“Forgiveness  is not always easy. At times, it feels more painful than the wound we suffered, to forgive the one that inflicted it. And yet, there is no peace without forgiveness.”  So said author Marianne Williamson.  Many of us have experienced this truth.

In our household, we often discover a bit of hard, crusty bread that managed to sink into some abyss in the pantry.  I find my own process of forgiveness to be much like finding bits of hard, crusty remains of a loaf of old resentments I thought I had forgiven.  But no!  I had hung on to some part that still smoldered, like remnants of a fire that cooled but never went out entirely.

Dr. Fred Luskin, director of the Stanford University Forgiveness Project, offers this suggestion for dealing with those difficult emotions that we tend to perpetuate by keeping them tucked in some corner of our hearts, where we can easily retrieve them to ruminate yet again on the injustice of it all:

“Picture the crowded screen in front of a harried air traffic controller.  Picture the chaos in the room and the jumble of planes on the screen.  Now imagine that your unresolved grievances are the planes on that screen that have been circling for days and weeks on end.  Most of the other planes have landed, but your unresolved grievances continue to take up precious air space, draining resources that may be needed in an emergency.  Having them on the screen forces you to work harder and increases the chance for accidents.  The grievance planes become a source of stress and burnout is often the result.”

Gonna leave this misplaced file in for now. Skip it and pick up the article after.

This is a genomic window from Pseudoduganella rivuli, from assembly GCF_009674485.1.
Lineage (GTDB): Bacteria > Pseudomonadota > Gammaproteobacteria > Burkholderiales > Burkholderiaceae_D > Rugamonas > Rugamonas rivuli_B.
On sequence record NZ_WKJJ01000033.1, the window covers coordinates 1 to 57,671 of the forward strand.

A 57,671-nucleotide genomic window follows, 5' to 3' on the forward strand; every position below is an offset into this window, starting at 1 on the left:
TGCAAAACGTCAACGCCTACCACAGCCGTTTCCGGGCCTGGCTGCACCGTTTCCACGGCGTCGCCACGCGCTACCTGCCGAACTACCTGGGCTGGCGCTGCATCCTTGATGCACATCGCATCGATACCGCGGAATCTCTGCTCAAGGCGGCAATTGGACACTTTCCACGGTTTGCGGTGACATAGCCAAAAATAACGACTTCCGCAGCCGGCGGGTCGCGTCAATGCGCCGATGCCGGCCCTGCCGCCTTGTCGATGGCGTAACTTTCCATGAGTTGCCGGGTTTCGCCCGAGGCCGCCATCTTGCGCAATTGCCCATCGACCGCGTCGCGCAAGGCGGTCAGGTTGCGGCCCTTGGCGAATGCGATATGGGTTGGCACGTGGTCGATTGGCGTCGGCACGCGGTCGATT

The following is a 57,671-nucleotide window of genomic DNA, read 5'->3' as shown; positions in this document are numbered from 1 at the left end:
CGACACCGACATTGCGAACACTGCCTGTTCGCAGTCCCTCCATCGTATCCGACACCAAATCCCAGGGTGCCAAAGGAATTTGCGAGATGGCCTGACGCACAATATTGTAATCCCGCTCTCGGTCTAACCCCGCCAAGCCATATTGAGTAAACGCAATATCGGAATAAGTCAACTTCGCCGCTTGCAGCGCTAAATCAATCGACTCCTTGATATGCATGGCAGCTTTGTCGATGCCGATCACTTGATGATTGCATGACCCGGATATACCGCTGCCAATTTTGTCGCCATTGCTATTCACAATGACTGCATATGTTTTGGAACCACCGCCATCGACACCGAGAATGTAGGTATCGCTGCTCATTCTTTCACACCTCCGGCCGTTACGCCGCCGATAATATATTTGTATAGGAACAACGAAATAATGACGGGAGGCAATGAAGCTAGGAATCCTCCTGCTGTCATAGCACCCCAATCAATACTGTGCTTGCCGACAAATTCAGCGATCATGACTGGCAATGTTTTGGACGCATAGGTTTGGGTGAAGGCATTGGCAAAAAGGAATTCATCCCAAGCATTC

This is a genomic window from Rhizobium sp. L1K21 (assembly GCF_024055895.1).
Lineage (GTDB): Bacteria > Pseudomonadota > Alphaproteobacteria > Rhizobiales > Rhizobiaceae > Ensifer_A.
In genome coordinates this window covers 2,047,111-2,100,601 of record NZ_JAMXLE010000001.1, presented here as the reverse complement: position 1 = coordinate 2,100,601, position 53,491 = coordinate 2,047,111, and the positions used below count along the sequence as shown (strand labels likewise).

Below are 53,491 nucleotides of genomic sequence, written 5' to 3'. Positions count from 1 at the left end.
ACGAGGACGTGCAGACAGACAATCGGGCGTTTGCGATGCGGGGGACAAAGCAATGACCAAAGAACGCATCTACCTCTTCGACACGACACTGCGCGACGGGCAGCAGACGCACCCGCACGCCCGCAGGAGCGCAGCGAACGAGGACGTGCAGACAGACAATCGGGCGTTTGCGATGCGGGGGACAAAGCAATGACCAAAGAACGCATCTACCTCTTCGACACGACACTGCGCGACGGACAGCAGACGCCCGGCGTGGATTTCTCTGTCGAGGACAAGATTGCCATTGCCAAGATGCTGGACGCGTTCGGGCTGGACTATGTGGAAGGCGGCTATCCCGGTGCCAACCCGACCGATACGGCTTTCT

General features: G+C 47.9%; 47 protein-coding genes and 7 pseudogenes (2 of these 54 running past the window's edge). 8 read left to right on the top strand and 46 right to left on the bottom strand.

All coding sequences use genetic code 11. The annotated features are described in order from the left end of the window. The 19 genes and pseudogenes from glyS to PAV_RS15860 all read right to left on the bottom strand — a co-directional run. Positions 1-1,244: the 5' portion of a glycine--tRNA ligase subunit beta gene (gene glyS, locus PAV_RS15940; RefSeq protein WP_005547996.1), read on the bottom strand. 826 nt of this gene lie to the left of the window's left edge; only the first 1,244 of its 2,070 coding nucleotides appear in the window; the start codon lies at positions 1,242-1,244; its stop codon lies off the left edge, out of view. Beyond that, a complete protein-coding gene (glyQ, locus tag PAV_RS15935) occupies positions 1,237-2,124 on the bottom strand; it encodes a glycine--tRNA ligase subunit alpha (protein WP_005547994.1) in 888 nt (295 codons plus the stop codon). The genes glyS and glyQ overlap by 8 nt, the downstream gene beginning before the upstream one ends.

Forgiveness is the peace you learn to feel, Dr. Luskin says, when you allow these circling planes to land.

May we be bearers of hope, the “wait staff” of Hope’s Café for each other and all those we encounter. Shalom, Kate

Hope’s Café Bonus: (From my archive of therapy tools) 

An Exercise for Dissolving Old Resentments: Sit quietly, close your eyes and allow your mind and body to relax.  Then imagine yourself sitting in a darkened theater and in front of you is a small stage.  On that stage place the person you resent most, past or present, living or dead.  When you see this person clearly, visualize good things happening to this person.  Things that would be meaningful to them.  See them smiling and happy. Hold this image for a few minutes then let it fade away.  As they leave the stage, put yourself up there.  See good things happening to you.  See yourself smiling and happy.  Imagine the theater being brighter yourself feeling lighter and radiating peace and joy.  Be aware that the abundance of the universe is available for all.

One thought on “Forgiveness”

  1. I have some circling planes that need to land. I’m going to try to envision good things happening to the folks on those planes. As always, thanks Kathleen for your insights.

    Liked by 1 person

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